New York Times: Egypt Restarts Trial of Pro-democracy NGOs
CAIRO — The last American facing criminal charges here for his work with United States-backed nonprofit groups appeared in court Thursday as the trial reopened, standing in the metal cage where Egyptian criminal courts keep defendants during proceedings.
The American, Robert Becker, chose to stay in Egypt to stand trial even after his federally financed employer, the National Democratic Institute, paid $330,000 in bail to allow him a chance to leave the country. He has not returned an electronic message and could not be reached for comment.
Mr. Becker and six other Americans had been trapped here under a travel ban pending their trial until last week when, under heavy United States pressure, judicial officials withdrew the travel restriction on the condition that the defendants post bail and pledge to appear when the trial reopened.
A State Department airplane flew all but Mr. Becker out of Egypt last week and none returned Thursday for the trial despite their pledges to do so. The judge ordered their arrest as fugitives if they return to Egypt.
Mr. Becker’s lawyer, Tharwat Abdel Shaheed, said in court that his client chose to stay “because he has confidence in the Egyptian judiciary and because he is certain of his innocence.”
The diplomats who worked frantically for weeks to try to arrange the exit deal did so in part to avoid the humiliating and potentially politically explosive image of United States citizens locked in a cage. But Mr. Becker’s last-minute refusal to leave meant that the spectacle unfolded despite their efforts.
The court session lasted only about 20 minutes to consider procedural matters before the judge adjourned the proceedings, ordering the prosecutors to ensure that all the defendants show up at the next hearing on April 10, The Associated Press reported.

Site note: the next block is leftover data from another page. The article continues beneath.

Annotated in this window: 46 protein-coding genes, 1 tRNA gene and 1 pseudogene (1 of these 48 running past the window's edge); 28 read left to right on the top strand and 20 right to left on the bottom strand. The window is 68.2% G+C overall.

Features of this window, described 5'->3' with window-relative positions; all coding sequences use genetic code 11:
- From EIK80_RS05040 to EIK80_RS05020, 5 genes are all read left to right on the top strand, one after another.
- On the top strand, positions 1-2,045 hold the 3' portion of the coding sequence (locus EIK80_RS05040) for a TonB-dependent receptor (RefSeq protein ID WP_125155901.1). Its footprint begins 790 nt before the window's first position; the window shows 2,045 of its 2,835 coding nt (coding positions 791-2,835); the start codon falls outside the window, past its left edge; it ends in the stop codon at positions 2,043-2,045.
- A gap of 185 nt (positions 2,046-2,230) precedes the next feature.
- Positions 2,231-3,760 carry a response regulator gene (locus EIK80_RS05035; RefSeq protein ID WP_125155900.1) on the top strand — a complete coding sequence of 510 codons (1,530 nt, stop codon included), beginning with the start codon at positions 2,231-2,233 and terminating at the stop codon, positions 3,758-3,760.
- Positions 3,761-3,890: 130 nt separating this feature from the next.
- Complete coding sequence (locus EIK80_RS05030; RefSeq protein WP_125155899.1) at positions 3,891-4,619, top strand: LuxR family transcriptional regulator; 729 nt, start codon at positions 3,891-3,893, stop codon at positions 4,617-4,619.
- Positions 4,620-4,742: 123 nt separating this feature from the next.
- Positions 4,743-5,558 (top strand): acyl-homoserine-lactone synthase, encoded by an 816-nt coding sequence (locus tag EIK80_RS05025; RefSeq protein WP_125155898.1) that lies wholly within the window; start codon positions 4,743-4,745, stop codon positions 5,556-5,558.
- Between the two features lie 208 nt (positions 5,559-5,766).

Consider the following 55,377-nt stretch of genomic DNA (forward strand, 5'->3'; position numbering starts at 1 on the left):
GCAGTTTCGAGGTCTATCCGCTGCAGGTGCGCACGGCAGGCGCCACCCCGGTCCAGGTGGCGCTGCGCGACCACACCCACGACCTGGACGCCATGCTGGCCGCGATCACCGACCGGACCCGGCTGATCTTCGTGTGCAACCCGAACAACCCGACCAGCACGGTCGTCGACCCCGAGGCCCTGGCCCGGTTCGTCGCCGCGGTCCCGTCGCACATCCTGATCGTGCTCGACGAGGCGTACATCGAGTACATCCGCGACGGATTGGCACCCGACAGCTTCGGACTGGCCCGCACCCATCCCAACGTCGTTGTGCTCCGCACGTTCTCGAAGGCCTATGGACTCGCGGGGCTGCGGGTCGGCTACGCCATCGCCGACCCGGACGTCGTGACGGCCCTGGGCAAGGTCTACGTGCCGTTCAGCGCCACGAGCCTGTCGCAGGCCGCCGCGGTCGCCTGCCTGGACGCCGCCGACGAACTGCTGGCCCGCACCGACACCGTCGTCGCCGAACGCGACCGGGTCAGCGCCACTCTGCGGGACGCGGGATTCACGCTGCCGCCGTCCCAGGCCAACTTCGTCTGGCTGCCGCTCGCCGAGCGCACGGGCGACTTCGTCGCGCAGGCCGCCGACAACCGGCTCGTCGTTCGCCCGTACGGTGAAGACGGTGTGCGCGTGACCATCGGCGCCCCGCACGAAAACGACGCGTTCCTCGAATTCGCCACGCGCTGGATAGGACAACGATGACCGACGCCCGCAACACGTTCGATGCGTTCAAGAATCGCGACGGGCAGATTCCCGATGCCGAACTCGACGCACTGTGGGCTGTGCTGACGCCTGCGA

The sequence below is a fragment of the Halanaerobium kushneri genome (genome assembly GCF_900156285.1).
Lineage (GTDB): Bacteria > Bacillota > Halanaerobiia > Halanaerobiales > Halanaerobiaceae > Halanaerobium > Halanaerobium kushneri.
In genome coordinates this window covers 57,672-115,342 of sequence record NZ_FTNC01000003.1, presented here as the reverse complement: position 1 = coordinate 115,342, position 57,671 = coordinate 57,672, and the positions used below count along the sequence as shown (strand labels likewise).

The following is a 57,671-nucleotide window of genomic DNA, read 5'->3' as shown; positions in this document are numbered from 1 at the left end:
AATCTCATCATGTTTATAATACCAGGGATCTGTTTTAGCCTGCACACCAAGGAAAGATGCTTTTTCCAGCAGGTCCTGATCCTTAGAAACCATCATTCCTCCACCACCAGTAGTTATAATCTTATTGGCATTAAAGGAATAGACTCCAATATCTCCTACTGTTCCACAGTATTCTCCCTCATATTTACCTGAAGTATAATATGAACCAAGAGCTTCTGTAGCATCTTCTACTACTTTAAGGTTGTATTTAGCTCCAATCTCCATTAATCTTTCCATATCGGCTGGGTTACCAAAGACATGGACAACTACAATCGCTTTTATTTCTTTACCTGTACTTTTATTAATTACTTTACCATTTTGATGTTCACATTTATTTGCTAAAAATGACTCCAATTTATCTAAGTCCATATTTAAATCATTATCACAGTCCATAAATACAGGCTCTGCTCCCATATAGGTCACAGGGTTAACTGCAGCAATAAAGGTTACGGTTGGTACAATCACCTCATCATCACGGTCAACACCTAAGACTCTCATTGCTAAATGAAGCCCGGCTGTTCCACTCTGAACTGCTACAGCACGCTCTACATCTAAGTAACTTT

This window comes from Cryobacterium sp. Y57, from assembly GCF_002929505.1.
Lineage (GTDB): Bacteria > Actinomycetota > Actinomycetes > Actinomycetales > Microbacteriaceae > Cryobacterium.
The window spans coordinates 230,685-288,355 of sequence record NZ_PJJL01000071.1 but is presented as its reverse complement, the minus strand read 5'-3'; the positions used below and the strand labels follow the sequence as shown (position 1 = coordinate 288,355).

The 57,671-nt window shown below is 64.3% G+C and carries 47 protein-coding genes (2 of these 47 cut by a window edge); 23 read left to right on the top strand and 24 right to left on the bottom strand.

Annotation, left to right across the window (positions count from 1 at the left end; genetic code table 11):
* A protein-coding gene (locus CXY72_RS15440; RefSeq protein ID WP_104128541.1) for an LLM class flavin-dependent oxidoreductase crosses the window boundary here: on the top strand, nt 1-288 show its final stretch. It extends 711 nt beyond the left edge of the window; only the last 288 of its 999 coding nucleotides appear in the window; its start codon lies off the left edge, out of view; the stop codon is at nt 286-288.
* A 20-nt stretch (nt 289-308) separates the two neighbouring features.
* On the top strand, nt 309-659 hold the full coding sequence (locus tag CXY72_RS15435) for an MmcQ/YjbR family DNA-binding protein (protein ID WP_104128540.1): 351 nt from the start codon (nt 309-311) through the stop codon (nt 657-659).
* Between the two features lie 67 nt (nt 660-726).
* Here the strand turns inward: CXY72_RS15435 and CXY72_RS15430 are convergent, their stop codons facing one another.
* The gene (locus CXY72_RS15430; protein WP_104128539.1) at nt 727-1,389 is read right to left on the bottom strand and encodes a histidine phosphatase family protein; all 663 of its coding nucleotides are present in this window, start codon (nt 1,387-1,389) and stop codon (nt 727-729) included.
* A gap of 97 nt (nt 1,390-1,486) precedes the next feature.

Prosecutors handling the case have raised an array of inflammatory allegations that the nonprofit groups were conspiring with Israel and the C.I.A. to manipulate the Egyptian revolution or even break apart the country. But as a matter of law, Mr. Becker and 42 others are accused of accepting unauthorized foreign financing for unlicensed nonprofit groups.
Those facts are not in dispute, but the relevant laws have seldom been enforced. Three of the American groups were also in good enough standing that the military-led government asked them to serve as observers for the parliamentary elections. (Less selective enforcement of the laws would decimate advocacy and rights groups here because almost every independent nonprofit relies on foreign funds.)
Mr. Becker could face six or more years in jail if convicted.
Most of the 42, including 15 Americans, are now outside the country. But about a dozen Egyptian employees of the American-backed groups continue to face trial along with Mr. Becker. Mr. Becker can still leave the country if he chooses.
Beside the National Democratic Institute, the American groups involved include the International Republican Institute and Freedom House. The three groups are chartered to promote democracy abroad.
The lifting of the travel ban has now become a major political issue in Egypt. Many have denounced it as an inappropriate infringement on the independence of the courts and the impartial rule of law, and the appearance of impropriety is compounded by the fact that the lifting of the ban took place under mysterious circumstances after the initial judges recused themselves, complaining of political pressure. Leaders of Parliament have pledged to investigate the matter.
Mayy El Sheikh contributed reporting.